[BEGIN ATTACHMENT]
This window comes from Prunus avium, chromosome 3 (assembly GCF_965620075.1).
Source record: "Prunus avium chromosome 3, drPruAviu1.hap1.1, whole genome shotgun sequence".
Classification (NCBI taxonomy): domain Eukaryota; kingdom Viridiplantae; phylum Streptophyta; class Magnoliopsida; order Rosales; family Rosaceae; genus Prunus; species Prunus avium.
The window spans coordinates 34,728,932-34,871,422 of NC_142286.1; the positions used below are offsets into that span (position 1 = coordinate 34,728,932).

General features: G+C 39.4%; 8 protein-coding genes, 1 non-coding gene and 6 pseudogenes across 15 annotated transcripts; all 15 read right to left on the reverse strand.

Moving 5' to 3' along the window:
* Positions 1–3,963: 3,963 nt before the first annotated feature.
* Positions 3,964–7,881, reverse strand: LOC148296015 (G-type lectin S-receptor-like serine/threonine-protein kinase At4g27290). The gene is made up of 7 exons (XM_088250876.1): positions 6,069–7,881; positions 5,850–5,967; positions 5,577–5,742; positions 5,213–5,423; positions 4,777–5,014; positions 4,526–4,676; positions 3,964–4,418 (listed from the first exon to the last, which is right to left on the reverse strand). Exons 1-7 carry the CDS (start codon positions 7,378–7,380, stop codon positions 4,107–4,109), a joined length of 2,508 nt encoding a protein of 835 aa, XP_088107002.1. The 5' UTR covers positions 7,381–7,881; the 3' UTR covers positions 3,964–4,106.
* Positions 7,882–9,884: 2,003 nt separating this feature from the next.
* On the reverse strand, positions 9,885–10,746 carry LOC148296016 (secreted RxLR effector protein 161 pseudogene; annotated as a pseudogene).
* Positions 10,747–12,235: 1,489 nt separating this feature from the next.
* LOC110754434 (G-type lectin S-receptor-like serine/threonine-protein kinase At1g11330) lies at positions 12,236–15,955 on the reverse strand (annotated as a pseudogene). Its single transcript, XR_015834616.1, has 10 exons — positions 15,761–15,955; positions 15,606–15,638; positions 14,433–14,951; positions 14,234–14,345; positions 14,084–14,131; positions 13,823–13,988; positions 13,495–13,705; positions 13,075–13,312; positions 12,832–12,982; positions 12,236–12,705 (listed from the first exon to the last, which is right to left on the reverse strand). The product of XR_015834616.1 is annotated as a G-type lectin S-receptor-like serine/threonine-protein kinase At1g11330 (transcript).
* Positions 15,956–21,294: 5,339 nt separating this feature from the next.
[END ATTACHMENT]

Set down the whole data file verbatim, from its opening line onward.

This window comes from Prunus avium, chromosome 3 (assembly GCF_965620075.1).
Source record: "Prunus avium chromosome 3, drPruAviu1.hap1.1, whole genome shotgun sequence".
Classification (NCBI taxonomy): domain Eukaryota; kingdom Viridiplantae; phylum Streptophyta; class Magnoliopsida; order Rosales; family Rosaceae; genus Prunus; species Prunus avium.
The window spans coordinates 34,728,932-34,871,422 of NC_142286.1; the positions used below are offsets into that span (position 1 = coordinate 34,728,932).

General features: G+C 39.4%; 8 protein-coding genes, 1 non-coding gene and 6 pseudogenes across 15 annotated transcripts; all 15 read right to left on the reverse strand.

Moving 5' to 3' along the window:
* Positions 1–3,963: 3,963 nt before the first annotated feature.
* Positions 3,964–7,881, reverse strand: LOC148296015 (G-type lectin S-receptor-like serine/threonine-protein kinase At4g27290). The gene is made up of 7 exons (XM_088250876.1): positions 6,069–7,881; positions 5,850–5,967; positions 5,577–5,742; positions 5,213–5,423; positions 4,777–5,014; positions 4,526–4,676; positions 3,964–4,418 (listed from the first exon to the last, which is right to left on the reverse strand). Exons 1-7 carry the CDS (start codon positions 7,378–7,380, stop codon positions 4,107–4,109), a joined length of 2,508 nt encoding a protein of 835 aa, XP_088107002.1. The 5' UTR covers positions 7,381–7,881; the 3' UTR covers positions 3,964–4,106.
* Positions 7,882–9,884: 2,003 nt separating this feature from the next.
* On the reverse strand, positions 9,885–10,746 carry LOC148296016 (secreted RxLR effector protein 161 pseudogene; annotated as a pseudogene).
* Positions 10,747–12,235: 1,489 nt separating this feature from the next.
* LOC110754434 (G-type lectin S-receptor-like serine/threonine-protein kinase At1g11330) lies at positions 12,236–15,955 on the reverse strand (annotated as a pseudogene). Its single transcript, XR_015834616.1, has 10 exons — positions 15,761–15,955; positions 15,606–15,638; positions 14,433–14,951; positions 14,234–14,345; positions 14,084–14,131; positions 13,823–13,988; positions 13,495–13,705; positions 13,075–13,312; positions 12,832–12,982; positions 12,236–12,705 (listed from the first exon to the last, which is right to left on the reverse strand). The product of XR_015834616.1 is annotated as a G-type lectin S-receptor-like serine/threonine-protein kinase At1g11330 (transcript).
* Positions 15,956–21,294: 5,339 nt separating this feature from the next.